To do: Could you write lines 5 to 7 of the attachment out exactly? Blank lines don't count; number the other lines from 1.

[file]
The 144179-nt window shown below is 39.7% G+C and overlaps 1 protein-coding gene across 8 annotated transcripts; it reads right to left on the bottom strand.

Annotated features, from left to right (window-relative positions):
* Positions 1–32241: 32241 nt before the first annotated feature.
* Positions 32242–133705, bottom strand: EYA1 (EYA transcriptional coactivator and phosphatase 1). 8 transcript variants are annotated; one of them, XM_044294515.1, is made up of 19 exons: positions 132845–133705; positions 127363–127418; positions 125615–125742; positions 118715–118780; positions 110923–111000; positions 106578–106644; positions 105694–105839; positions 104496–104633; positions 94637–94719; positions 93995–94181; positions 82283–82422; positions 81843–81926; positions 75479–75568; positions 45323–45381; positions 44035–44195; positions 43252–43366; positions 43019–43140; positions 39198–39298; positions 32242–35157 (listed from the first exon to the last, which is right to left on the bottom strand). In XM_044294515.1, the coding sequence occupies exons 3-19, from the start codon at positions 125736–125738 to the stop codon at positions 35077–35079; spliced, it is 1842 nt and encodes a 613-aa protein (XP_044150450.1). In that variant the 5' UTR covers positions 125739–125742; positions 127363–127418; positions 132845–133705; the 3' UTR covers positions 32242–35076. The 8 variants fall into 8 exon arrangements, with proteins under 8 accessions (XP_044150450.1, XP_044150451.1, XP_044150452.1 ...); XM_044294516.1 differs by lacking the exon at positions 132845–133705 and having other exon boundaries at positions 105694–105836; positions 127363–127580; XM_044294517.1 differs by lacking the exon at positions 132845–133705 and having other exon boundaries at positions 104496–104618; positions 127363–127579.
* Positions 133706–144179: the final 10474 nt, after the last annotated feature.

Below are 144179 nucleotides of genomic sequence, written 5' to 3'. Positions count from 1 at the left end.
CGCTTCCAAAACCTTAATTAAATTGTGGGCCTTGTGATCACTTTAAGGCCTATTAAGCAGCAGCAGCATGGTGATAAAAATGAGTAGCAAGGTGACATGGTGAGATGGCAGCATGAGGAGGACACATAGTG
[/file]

* Positions 133706–144179: the final 10474 nt, after the last annotated feature.

Below are 144179 nucleotides of genomic sequence, written 5' to 3'. Positions count from 1 at the left end.
CGCTTCCAAAACCTTAATTAAATTGTGGGCCTTGTGATCACTTTAAGGCCTATTAAGCAGCAGCAGCATGGTGATAAAAATGAGTAGCAAGGTGACATGGTGAGATGGCAGCATGAGGAGGACACATAGTG